The Honorable Mr. Rafael Trotman, Speaker of the National Assembly
The Honorable Dr. Ashni Singh, Minister of Finance
Ministers of Cabinet
The Honorable Mr. David Granger, Leader the Parliamentary Opposition
Her Excellency Dr. Nicole Giles, High Commissioner of Canada to GuyanaMembers of the Diplomatic Corps
Members of sister business support organisations
Colleagues in the Georgetown Chamber of Commerce and Industry
Invited Guests, Ladies and Gentlemen…
Let me on behalf of the Executive, Council and members of Georgetown Chamber of Commerce and Industry thank all of you for the taking the time to be with us on this special occasion.
For the benefit of some of you in the audience who might not know us, the GCCI was established in 1890 and is the oldest private sector representative organization in Guyana.We are a member-driven and professionally staffed non-profit association of business people committed to improving the economic climate and quality of life in Guyana. To learn about how online casino websites works and educate how best casino sites operate. We represent a significant voice of the business community and strive to advocate policies, stimulate trade and investment, connect businesses, sustain economic growth and expand member opportunities with the aim of contributing to a stable and sustainable economic and social environment.It is this philosophy that is the underpinning of what we are doing here this evening. Because if our role is to support the growth, evolution and sustainability of the private sector, It is important that we always recognize and salute those businesses that perform exceptionally in their various business endeavors.I don’t think I need to tell anyone in this room that our business environment has its challenges and some might argue it is not for the faint of heart. Therefore, those companies who push ahead, continue to expand their product offerings and horizons are more than deserving of our respect and admiration.
Quite a few of our members have expanded their operations during this year. A few weeks ago Courts Guyana opened a technologically advanced distribution facility. A new supermarket TruValue, was opened during the same period. The Massy Group also opened new distribution and logistics facility with a promise from their group CEO about a further expansion of their operations and new product offerings.We clearly live in interesting and potentially exciting times in Guyana. And as I said a few weeks ago at the opening of a new Courts facility, It seems like every time we turn around there is a delegation or a large company seeking to visit the Chamber to discuss the possibilities of entering the market and also to get a complete picture of the local business environment.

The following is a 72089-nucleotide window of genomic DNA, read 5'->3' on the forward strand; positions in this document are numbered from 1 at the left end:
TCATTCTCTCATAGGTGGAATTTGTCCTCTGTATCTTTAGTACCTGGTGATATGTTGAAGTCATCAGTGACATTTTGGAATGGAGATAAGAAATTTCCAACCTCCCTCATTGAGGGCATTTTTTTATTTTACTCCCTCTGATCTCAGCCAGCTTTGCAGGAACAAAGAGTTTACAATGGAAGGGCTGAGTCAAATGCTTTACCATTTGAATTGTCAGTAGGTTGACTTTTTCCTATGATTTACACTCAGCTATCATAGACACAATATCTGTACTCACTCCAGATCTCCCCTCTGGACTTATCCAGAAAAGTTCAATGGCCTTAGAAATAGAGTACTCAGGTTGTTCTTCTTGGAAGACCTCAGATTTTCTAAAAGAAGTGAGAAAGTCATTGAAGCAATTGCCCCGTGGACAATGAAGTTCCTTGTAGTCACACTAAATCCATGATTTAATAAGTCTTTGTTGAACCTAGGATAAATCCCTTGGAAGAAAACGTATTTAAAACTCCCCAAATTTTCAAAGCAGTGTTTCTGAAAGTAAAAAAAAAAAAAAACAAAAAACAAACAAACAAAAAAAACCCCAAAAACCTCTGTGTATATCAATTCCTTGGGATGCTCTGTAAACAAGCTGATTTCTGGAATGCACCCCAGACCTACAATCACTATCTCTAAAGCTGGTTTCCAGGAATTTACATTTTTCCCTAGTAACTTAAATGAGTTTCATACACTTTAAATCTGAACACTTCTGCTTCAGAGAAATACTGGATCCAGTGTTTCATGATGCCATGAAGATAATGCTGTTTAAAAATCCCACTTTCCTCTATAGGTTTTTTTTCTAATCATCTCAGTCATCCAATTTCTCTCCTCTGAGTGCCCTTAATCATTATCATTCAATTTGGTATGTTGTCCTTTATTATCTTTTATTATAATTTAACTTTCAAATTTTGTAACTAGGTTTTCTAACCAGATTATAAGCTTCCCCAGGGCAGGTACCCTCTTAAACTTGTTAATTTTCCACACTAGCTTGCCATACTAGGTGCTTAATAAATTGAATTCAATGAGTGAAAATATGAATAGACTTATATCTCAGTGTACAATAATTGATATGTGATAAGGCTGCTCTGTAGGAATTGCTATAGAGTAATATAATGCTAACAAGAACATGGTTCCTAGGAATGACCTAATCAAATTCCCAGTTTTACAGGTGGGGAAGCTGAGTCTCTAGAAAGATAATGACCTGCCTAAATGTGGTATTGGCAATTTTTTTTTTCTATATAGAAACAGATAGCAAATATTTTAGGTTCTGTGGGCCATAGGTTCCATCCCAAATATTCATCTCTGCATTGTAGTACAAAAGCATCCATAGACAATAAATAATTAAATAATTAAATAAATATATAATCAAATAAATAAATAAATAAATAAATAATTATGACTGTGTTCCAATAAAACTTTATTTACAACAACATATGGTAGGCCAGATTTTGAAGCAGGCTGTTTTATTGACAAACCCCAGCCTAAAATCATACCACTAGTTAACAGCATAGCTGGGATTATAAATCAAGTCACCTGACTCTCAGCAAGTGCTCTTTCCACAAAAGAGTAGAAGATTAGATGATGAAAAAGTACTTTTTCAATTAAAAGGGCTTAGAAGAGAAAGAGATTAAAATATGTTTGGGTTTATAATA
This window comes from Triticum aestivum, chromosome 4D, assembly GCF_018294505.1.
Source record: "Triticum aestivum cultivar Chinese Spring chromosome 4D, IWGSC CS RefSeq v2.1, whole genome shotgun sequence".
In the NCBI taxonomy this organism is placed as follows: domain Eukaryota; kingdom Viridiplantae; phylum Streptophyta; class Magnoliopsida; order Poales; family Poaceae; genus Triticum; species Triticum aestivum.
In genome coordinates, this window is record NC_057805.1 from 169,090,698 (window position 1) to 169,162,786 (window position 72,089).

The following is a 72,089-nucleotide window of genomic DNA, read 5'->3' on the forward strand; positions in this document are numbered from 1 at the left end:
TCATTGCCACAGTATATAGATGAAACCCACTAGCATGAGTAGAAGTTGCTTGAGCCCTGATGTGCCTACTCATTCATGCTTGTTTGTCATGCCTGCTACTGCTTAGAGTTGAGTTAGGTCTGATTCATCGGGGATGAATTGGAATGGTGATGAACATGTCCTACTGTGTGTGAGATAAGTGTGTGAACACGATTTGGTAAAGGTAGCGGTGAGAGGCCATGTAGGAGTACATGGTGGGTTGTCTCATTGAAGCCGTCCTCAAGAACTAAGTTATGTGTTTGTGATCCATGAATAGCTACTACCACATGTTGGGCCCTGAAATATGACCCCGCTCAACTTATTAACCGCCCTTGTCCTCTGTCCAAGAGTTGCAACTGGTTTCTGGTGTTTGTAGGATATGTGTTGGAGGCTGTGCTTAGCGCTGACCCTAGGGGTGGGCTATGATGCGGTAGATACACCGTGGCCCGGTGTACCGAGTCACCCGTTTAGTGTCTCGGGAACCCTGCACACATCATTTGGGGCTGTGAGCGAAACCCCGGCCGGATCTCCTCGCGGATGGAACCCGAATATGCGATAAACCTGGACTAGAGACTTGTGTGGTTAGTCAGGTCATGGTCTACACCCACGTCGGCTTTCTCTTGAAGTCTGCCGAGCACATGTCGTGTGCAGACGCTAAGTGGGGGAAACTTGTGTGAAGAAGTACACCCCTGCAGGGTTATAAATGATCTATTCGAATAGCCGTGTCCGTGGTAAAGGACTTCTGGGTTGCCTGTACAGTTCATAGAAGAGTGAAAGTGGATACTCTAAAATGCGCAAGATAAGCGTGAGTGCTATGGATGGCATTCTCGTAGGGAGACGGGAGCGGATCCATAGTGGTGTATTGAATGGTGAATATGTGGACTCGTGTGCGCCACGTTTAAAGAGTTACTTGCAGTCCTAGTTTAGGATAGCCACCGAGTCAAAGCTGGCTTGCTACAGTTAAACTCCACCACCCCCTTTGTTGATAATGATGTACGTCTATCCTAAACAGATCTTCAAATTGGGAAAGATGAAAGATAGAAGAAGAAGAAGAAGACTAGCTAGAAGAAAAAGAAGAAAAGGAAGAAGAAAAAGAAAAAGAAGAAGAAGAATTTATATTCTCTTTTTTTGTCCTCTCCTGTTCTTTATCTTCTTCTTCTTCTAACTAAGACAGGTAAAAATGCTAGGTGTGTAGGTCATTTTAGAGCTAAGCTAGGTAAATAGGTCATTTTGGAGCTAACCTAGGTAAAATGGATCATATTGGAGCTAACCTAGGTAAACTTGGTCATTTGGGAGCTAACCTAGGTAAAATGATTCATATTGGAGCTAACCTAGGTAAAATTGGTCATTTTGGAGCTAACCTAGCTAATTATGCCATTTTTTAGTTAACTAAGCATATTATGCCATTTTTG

What all of this means is that Guyana has become a place of significant interest. The Caribbean Export Outlook magazine in their 2014-2015 edition wonders in one their articles if Guyana is going to become the next economic tiger and reflects extensively about how that can become a reality.
All of this, for all instances and purposes, augurs well for Guyana in the medium and long term. It promises growth, diversification and modernisation of our economy. It should lead to more employment, upstream and downstream business opportunities. We imagine that this kind of growth over time would reduce the level of migration of our young people because of the level and nature of employment that will be available within this new and exciting paradigm.
The eternal question before us now therefore, is this. If all of these businesses, Courts, Massy, Real Value, Esso and others are expanding and investing in their facilities and services, and investors continue to show interest and make inquiries, Do we not have a responsibility as national stakeholders to ensure that this investment in Guyana that is currently in progress is justified and secure? That the faith shown in this economy is rewarded, and the excitement that is being generated inside and outside Guyana continues, and is turned into our national advantage.